Several analytic frameworks have been announced in the last year. Among them are inexpensive data-warehousing solutions based on traditional Massively Parallel Processor (MPP) architectures (Redshift), systems which impose MPP-like execution engines on top of Hadoop (Impala, HAWQ) and systems which optimize MapReduce to improve performance on analytical workloads (Shark, Stinger/Tez). This benchmark provides quantitativeand qualitative comparisons of five systems. It is entirely hosted on EC2 and can be reproduced directly from your computer.Redshift - a hosted MPP database offered by Amazon.com based on the ParAccel data warehouse. We tested Redshift on HDDs.Hive - a Hadoop-based data warehousing system. (v0.12)Shark - a Hive-compatible SQL engine which runs on top of the Spark computing framework. (v0.8.1)Impala - a Hive-compatible* SQL engine with its own MPP-like execution engine. (v1.2.3)Stinger/Tez - Tez is a next generation Hadoop execution engine currently in development (v0.2.0)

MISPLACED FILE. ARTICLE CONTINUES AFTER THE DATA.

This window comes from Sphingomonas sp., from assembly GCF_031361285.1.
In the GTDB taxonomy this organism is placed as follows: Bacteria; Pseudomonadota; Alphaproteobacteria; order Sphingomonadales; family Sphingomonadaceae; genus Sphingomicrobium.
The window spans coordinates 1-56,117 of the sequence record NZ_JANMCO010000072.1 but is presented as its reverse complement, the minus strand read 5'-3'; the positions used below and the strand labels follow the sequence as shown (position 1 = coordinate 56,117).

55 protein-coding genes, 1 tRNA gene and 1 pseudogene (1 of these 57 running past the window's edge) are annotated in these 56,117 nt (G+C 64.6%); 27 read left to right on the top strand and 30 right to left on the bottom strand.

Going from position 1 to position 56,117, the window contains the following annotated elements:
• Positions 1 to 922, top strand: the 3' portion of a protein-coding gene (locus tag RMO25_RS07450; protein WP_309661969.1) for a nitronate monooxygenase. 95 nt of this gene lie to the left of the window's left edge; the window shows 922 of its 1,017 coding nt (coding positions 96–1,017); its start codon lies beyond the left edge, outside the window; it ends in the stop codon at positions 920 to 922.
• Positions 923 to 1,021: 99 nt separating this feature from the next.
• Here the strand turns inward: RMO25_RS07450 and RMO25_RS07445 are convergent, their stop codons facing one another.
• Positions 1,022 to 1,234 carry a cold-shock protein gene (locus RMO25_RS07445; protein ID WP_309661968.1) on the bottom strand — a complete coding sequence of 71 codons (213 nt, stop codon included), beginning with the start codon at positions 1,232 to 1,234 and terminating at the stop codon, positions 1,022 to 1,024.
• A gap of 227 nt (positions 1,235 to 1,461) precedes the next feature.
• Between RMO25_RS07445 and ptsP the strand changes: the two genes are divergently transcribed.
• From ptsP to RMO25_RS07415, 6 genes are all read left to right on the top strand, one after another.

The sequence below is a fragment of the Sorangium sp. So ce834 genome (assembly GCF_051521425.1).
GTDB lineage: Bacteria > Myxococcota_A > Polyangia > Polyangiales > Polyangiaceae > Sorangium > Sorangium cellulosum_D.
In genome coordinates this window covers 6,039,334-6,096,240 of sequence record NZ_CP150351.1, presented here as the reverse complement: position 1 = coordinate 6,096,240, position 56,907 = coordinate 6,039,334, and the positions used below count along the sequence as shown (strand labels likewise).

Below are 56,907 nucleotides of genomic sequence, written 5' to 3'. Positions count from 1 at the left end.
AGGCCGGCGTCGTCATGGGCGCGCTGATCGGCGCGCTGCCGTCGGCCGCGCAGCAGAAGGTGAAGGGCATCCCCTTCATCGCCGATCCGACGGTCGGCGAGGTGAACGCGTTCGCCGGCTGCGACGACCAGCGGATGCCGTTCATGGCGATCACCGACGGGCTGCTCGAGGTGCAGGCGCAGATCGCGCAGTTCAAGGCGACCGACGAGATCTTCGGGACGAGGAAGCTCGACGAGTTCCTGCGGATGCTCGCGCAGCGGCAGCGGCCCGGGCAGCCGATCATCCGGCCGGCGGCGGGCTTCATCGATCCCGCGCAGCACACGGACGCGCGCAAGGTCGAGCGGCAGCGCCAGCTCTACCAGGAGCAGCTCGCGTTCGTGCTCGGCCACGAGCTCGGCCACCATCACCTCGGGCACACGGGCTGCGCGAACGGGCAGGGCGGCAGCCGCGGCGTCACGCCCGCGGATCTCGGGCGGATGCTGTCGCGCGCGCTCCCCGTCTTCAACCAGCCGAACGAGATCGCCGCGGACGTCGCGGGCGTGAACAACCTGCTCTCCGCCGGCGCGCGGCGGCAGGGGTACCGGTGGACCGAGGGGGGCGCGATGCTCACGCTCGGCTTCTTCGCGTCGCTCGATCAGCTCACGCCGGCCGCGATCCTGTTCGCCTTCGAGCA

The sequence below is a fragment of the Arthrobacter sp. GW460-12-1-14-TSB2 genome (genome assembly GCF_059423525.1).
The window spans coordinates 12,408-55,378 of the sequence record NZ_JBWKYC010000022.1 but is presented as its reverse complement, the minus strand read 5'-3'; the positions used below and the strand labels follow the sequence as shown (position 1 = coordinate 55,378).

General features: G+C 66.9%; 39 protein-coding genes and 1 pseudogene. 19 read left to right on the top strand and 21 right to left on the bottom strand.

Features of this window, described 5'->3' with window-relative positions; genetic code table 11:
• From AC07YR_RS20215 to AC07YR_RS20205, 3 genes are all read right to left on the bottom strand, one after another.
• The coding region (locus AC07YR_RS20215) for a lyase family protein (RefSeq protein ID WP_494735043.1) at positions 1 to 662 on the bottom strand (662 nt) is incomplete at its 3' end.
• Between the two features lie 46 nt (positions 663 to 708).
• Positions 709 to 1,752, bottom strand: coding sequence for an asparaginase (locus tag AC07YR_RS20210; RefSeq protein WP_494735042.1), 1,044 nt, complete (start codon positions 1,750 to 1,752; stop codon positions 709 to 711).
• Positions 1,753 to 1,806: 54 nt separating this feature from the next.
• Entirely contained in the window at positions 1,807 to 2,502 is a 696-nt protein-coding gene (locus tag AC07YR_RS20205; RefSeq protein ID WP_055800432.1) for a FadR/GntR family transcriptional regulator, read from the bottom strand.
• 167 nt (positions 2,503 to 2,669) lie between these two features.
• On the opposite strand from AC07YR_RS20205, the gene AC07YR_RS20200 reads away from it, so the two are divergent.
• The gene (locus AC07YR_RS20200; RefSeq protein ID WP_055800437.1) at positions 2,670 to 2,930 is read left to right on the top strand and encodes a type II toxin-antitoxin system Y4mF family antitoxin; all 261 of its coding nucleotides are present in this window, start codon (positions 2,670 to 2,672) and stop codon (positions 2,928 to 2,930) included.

This remains a work in progress and will evolve to include additional frameworks and new capabilities. We welcome contributions.What this benchmark is not
This benchmark is not intended to provide a comprehensive overview of the tested platforms. We are aware that by choosing default configurations we have excluded many optimizations. The choice of a simple storage format, compressed SequenceFile, omits optimizations included in columnar formats such as ORCFile and Parquet. For now, we've targeted a simple comparison between these systems with the goal that the results areunderstandable and reproducible.What is being evaluated?
This benchmark measures response time on a handful of relational queries: scans, aggregations, joins, and UDF's, across different data sizes. Keep in mind that these systems have very different sets of capabilities. MapReduce-like systems (Shark/Hive) target flexible and large-scale computation, supporting complex User Defined Functions (UDF's), tolerating failures, and scaling to thousands of nodes. Traditional MPP databases are strictly SQL compliant and heavily optimized for relational queries. The workload here is simply one set of queries that most of these systems these can complete.